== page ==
Anyway, I’m asking for those of you in the Elemental CM community to please pray for our family. This move, alone, is stressful. Now with this rental falling through after talking with the landlord for a week, our stress is multiplied. Please pray that we find someplace to rent and soon. Please pray that we have peace in the midst of this.

If any of you have any connection in the San Francisco East Bay (preferably the Concord area) or know of anyone who might have connections, please email me at henry(at)zonios(dot)org.

We rest in the fact that we know this move IS what God wants. It’s the “adventures” on this Wild Goose Chase that are challenging! Thanks for your prayers.

Free Coaching Sessions!

(picture originally uploaded to Flickr by IndiepoprockJesse)

I am in the midst of completing my hours to become a certified coach through Church Planting Canada. As part of my practicum, I am offering 5 free coaching sessions to three people (a $300 value).

Coaching is not the same as consulting, mentoring or counselling. Here’s quote from Dr. Phil Newell about coaching taken from Glen Woods’ blog:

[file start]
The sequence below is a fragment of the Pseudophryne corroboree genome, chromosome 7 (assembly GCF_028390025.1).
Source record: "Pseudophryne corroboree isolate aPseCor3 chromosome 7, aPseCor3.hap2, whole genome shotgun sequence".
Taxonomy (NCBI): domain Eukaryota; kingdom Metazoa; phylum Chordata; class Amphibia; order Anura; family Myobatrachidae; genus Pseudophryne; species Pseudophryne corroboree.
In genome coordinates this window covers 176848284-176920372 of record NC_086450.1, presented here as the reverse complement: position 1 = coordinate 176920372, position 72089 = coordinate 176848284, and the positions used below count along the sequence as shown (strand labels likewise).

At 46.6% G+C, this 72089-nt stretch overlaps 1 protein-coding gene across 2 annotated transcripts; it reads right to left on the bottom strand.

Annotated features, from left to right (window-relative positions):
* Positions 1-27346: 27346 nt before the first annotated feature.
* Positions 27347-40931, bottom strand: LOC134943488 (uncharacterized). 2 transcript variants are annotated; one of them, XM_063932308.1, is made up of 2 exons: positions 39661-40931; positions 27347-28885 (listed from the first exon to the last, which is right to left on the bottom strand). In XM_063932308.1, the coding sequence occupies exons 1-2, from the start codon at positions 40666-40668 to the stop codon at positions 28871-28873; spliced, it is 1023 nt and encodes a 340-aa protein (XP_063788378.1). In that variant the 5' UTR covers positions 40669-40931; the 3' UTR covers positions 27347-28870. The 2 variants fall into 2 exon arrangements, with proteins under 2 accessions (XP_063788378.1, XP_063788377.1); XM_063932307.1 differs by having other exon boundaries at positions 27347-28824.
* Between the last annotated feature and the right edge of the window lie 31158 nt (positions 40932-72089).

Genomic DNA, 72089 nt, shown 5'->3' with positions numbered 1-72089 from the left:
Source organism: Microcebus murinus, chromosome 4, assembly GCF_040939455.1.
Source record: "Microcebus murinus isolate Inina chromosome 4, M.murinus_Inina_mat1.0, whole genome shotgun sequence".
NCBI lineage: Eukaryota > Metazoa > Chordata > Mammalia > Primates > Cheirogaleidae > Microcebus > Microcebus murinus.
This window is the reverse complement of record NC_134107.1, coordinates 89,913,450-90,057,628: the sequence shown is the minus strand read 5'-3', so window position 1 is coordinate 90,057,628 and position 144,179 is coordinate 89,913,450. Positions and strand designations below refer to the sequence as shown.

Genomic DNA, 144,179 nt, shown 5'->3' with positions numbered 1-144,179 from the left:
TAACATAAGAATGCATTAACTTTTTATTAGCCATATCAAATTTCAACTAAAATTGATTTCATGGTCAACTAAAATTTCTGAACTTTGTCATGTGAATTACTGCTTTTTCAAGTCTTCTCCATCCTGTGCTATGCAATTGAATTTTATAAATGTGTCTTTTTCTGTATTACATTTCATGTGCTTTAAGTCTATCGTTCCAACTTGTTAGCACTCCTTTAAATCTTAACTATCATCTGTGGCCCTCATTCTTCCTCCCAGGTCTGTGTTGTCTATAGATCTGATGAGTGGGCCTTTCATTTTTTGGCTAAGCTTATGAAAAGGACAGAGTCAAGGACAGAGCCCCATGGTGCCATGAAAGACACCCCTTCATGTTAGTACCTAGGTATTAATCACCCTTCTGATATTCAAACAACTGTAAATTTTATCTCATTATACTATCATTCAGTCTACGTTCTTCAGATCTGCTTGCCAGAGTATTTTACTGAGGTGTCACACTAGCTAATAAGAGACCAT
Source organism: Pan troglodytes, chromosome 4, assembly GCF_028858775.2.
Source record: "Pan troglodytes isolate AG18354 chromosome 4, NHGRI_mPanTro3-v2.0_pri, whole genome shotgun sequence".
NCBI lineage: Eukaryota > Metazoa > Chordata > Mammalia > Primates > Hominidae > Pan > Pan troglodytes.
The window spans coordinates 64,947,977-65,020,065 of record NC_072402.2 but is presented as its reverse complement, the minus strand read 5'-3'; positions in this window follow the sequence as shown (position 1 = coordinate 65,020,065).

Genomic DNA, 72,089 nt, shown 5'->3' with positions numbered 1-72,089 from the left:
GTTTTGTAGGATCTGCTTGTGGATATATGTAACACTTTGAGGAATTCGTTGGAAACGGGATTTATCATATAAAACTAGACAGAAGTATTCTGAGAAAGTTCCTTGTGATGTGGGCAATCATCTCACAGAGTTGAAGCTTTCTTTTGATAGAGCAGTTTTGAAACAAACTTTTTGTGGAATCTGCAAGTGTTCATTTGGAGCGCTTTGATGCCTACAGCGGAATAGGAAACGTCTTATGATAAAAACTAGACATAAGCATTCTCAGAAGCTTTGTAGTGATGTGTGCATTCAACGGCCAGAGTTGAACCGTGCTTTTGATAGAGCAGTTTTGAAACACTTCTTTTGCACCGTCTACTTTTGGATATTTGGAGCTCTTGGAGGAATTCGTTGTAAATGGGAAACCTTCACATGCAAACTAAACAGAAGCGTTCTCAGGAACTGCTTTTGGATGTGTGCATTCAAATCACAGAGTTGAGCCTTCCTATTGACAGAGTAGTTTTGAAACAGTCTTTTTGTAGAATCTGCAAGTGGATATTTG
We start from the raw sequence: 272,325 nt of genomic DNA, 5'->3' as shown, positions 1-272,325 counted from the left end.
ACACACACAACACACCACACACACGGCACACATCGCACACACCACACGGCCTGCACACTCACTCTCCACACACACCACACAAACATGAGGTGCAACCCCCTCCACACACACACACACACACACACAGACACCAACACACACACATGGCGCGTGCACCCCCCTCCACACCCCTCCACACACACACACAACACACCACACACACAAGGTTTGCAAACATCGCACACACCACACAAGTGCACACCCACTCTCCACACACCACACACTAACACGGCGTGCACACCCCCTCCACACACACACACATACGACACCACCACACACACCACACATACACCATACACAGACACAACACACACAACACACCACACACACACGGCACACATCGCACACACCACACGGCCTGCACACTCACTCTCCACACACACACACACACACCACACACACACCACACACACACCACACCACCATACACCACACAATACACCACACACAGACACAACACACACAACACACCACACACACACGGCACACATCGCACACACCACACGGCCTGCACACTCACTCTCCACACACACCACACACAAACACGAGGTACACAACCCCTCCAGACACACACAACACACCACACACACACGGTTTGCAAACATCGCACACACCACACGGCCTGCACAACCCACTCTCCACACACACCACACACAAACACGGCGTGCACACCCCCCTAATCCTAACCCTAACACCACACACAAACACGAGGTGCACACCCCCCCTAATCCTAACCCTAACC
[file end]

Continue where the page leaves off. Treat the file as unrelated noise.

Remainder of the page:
Coaching… looks to the PBC (person being coached) for solutions, and the expertise the coach brings is in helping the PBC discover new options and uncover possible strategies.

In other words, coaching is putting the controls in the hands of the client asking questions that help the client discover and commit to steps of action that move them forward when faced with a roadblock be it a personal or professional obstacle. For more another great explanation on coaching, take a look at this other post also on Glen Woods’ blog.

If you are interested in taking advantage of these opportunities to receive coaching, please leave a comment stating your interest. I will email all those interested a questionnaire that will help me in choosing who will receive the free sessions.

Prepackaged Goodness!

(picture taken from NakedPastor.com)

I don’t know about you, but I’m really not into Hamburger Helper. It’s just plain nasty! I’m sure there are many out there who can’t think of anything better then digging into all that prepackaged goodness… more power to ya! (and a good cardiologist)

Anyway, I came across this cartoon and it got me thinking… How many times do we do this in children’s ministry? I see so many tweets and blogs and Facebook statuses talking about being Biblical. It’s almost as if there’s a competition out there to be the most Biblical. “Our curriculum is more Biblical than yours!” OK, maybe that isn’t explicitly what is said, but it’s pretty easy to read between the lines of all the not-so-subtle digs at other curriculums. Who’s to say that what you use or create for children is more Biblical than what someone else is doing or creating? C’mon!

We can become so arrogant about our understanding of the Bible that we forget that God is WAY bigger than the boxes we try and package him in. I’m not saying that being Biblical isn’t important. What I am saying is that our idea of “Biblical” isn’t the end all.